- Addressing Retaliation - Neither the school nor any of its constituents (students, staff, etc.) may retaliate against a victim/survivor in any way following a report of IPV. When a school knows or reasonably should know of possible retaliation by other students or third parties, it must take immediate and appropriate steps to investigate or otherwise determine what occurred.
- Retaliation is not always direct. It also includes indirect behavior that targets and harms the victim/survivor, like online harassment, maligning rumors or gossip, or third-party/proxy stalking.
- Considering that students can experience retaliation as a result of reporting an incident, schools should ensure that reporting students and their support network, if appropriate, know how to notify law enforcement and/or the institution of any subsequent problems. Schools should follow up regularly with reporting students to determine whether any retaliation or new incidents of harassment have occurred.
The following section is a direct excerpt from the April 2014 Office for Civil Rights Guidance (Questions and Answers on Title IX, 2014).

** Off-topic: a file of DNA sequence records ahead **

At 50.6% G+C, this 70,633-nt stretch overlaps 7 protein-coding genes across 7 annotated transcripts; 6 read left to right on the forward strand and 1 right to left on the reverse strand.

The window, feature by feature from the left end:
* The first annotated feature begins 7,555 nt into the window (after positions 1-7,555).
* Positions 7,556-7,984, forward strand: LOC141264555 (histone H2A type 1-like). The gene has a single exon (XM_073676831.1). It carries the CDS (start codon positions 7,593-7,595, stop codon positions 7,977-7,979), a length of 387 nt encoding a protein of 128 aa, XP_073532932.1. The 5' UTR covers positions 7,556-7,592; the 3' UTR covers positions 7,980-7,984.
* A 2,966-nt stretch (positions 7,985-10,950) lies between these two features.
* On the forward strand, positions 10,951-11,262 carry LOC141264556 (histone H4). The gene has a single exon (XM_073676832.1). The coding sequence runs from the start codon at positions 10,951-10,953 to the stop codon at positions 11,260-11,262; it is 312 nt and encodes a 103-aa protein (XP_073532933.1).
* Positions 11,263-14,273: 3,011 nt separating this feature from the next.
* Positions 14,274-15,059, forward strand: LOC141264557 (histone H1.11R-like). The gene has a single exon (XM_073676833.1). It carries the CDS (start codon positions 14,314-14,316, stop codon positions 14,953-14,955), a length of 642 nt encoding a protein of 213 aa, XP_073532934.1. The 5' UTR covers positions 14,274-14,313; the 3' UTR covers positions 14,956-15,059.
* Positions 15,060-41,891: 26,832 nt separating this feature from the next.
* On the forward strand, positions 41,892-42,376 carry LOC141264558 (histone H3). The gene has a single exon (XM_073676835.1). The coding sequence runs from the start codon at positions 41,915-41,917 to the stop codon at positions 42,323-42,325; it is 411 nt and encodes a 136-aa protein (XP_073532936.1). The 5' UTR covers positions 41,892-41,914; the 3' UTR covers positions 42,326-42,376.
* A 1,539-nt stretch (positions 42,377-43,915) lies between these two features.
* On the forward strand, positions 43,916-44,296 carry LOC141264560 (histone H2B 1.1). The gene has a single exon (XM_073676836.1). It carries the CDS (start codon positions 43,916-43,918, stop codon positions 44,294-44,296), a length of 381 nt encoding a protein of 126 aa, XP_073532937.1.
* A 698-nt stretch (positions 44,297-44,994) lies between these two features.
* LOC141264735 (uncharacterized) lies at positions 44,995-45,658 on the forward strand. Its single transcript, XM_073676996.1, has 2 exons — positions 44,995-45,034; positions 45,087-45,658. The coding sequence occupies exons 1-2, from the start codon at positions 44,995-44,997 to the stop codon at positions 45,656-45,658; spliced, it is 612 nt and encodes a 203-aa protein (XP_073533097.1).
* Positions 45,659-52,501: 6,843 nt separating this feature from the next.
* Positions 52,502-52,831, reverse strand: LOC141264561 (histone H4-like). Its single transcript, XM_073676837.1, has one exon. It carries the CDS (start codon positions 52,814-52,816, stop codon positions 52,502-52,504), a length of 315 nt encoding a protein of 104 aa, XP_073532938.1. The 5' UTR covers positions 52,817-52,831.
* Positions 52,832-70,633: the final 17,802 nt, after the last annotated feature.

The Federal civil rights laws, including Title IX, make it unlawful to retaliate against an individual for the purpose of interfering with any right or privilege secured by these laws. This means that if an individual brings concerns about possible civil rights problems to a school’s attention, including publicly opposing sexual violence or filing a sexual violence complaint with the school or any State or Federal agency, it is unlawful for the school to retaliate against that individual for doing so. It is also unlawful to retaliate against an individual because he or she testified, or participated in any manner, in an OCR or school’s investigation or proceeding. Therefore, if a student, parent, teacher, coach, or other individual complains formally or informally about sexual violence or participates in an OCR or school’s investigation or proceedings related to sexual violence, the school is prohibited from retaliating (including intimidating, threatening, coercing, or in any way discriminating against the individual) because of the individual’s complaint or participation.